Cocaine found at fire department

Published 2:14 am Saturday, March 1, 2003

By By MIKE VOSS, Contributing Editor
The Washington Police Department is investigating the discovery of cocaine residue during a routine clean-up operation at the Washington Fire-Rescue-EMS Department.
The residue was found at about 10 a.m. Friday.
A container found in the sleeping quarters of the department's headquarters at the intersection of Fifth and North Market streets tested positive for cocaine residue, city officials said Friday evening. City Manager R.L. Willoughby noted that many people have access to the sleeping quarters.
For now, Willoughby said, investigators don't know to whom the container belonged.
"I think that will shake out in the investigation," Willoughby said during an interview just before 6 p.m. Friday.
A city-issued news release said a "full investigation" began after city employees "found evidence of possible drug use."
Police Capt. Sandy Blizzard, coordinating his department's investigation, said there were no suspects as of Friday evening. He also emphasized that many people have access to the fire station's living quarters, which are on the second floor of the station.
Willoughby said Washington Fire-Rescue-EMS officials notified the police department about the discovery. After arriving at the Washington Fire-Rescue-EMS building to investigate the discovery, police confirmed the residue in the container was cocaine.
"That's when I was called in," said Willoughby, who added he was informed about the discovery by Fire-Rescue-EMS Chief Nelson Pyle.
Results of the initial police investigation will be turned over to Seth Edwards, district attorney for the Second Judicial District, which includes Beaufort County, Willoughby said. Edwards had not been contacted by Washington police as of Friday evening, he added. Willoughby said the city will let Edwards decide what to do with investigators' findings.
The discovery of cocaine residue comes less than a week after the State Bureau of Investigation began an investigation into allegations of financial misconduct at the Washington Fire-Rescue-EMS Department.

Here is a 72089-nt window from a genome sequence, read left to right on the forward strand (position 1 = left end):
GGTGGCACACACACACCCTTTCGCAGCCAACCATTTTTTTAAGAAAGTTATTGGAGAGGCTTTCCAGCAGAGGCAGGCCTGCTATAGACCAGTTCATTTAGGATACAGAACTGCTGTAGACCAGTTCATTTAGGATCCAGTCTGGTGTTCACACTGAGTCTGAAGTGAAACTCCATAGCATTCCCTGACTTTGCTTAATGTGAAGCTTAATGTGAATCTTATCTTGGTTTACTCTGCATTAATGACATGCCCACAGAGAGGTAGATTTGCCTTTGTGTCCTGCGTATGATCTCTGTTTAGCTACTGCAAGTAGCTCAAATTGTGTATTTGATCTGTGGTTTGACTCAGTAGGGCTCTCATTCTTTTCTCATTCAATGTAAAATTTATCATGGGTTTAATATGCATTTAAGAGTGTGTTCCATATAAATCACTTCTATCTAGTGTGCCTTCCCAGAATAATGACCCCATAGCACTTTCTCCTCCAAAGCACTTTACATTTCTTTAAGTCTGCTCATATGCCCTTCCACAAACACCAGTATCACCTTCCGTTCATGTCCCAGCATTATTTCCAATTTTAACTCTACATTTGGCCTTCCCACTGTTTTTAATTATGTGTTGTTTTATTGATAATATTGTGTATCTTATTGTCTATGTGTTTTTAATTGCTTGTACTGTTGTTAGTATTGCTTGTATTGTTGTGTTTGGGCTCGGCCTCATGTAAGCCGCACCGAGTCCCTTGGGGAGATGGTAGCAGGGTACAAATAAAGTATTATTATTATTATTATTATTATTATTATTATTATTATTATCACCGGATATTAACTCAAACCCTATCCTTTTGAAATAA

Police officers were continuing their search of the entire Fire-Rescue-EMS building, its grounds and equipment Friday night. Blizzard, supervising a search at the fire station Friday night, said his department made arrangements to bring in a police dog to assist with that search.
"The employees (at the fire station) have been cooperative – 100 percent," Blizzard said.
Pyle said his department will continue that cooperation.
"We are leaving no stone unturned," Willoughby explained.
Pyle, during an interview at the fire station Friday night, said he supports the investigation, hoping its results will help restore confidence in his department and its employees.
"They have worked hard to develop and maintain integrity. … Their (cooperative) effort today is an effort to maintain that integrity," Pyle said.
The fire chief called Friday's discovery a "significant, serious" incident.
"To say it's upsetting is to say the Titanic sprang a leak," Pyle said.
The discovery Friday and the ongoing SBI investigation have Willoughby worried about the Fire-Rescue-EMS Department.
"The big picture concerns me a great deal," Willoughby said.
The city continues its "zero tolerance" policy when it comes to drug use by its employees, Willoughby said.
City Attorney Fred Holscher, who reviewed a press release about the incident before it was released Friday evening, agreed.
"It's a real public-safety issue," he said, indicating that drug use by public-safety personnel could lead to deadly consequences.
The city has a policy of requiring its employees to submit to drug testing when there is "reasonable suspicion" of drug use, Willoughby said. City policy also allows the city to test new employees, employees being promoted, employees seeking commercial driver's licenses and the city manager for drug use.